Tens of thousands of people have taken to the streets in Italy to protest against the austerity measures adopted by the government of Prime Minister Silvio Berlusconi.
The demonstrations were held in Milan and Rome on Saturday, DPA reported.
The rallies targeted the public sector job cuts that are part of the austerity measures, aimed at balancing the Italian budget by 2013.
A 60-billion-euro austerity package to balance the budget by 2013 was passed last month only after weeks of hesitation and delay.
Trade union representatives had earlier warned that a total of 300,000 jobs could end up being cut in the five-year period leading to 2013.
Also on Friday, students across the country protested against government cutbacks in funding for education.
Over the past three years, Berlusconi’s government has cut some 8 billion euros (USD 10.7 billion) from the education budget.
The Italian premier, who is under pressure over corruption and sex scandals, has been facing criticism for his center-right government’s erratic handling of the country’s economy.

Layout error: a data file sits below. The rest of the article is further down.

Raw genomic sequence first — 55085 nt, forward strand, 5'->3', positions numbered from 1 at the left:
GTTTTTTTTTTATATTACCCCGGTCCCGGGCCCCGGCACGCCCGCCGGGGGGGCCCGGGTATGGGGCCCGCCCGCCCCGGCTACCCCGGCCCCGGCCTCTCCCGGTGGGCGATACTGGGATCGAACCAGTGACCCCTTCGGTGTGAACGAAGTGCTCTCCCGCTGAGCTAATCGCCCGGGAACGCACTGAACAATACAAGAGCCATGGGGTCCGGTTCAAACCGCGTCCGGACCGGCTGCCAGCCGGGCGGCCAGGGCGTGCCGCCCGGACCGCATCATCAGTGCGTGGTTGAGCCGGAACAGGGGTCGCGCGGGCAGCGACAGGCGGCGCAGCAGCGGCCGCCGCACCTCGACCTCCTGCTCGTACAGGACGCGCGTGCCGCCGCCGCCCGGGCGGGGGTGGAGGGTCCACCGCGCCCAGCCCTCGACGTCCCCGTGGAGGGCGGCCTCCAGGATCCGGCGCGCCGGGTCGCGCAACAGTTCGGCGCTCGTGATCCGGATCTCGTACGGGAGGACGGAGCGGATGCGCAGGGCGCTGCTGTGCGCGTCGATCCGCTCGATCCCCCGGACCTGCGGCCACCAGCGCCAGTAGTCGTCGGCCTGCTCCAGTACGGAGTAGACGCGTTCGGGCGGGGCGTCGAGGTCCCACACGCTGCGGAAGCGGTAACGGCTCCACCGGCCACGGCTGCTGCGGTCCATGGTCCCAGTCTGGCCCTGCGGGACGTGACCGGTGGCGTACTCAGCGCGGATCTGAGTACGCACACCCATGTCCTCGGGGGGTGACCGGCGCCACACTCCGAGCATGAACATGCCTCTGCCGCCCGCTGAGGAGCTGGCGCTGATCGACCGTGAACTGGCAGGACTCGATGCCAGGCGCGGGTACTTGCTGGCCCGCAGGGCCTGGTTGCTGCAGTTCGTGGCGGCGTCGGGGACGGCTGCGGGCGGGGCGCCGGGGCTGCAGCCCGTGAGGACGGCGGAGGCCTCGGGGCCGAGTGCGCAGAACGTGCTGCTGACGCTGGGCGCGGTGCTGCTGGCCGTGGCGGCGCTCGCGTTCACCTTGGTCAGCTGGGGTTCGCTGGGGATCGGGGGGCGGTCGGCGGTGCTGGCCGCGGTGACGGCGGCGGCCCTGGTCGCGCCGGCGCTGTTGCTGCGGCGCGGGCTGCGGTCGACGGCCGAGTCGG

Protest organizers said they were preparing a major mobilization for October 15 — which has been set as a day for anti-capitalist “Indignant” protests.
Over 100 top scientists and economists have written to the European Commission calling for indirect land use change (ILUC) to be accounted for in EU biofuels policy making.
The letter, seen by EurActiv, argues that assigning biofuels a zero or “carbon neutral” emissions value – as the EU has done – “is clearly not supported by the [best available] science”.
Because of “flawed” accounting conventions, “the European Union’s target for renewable energy in transport may fail to deliver genuine carbon savings in the real world,” the scientists argue.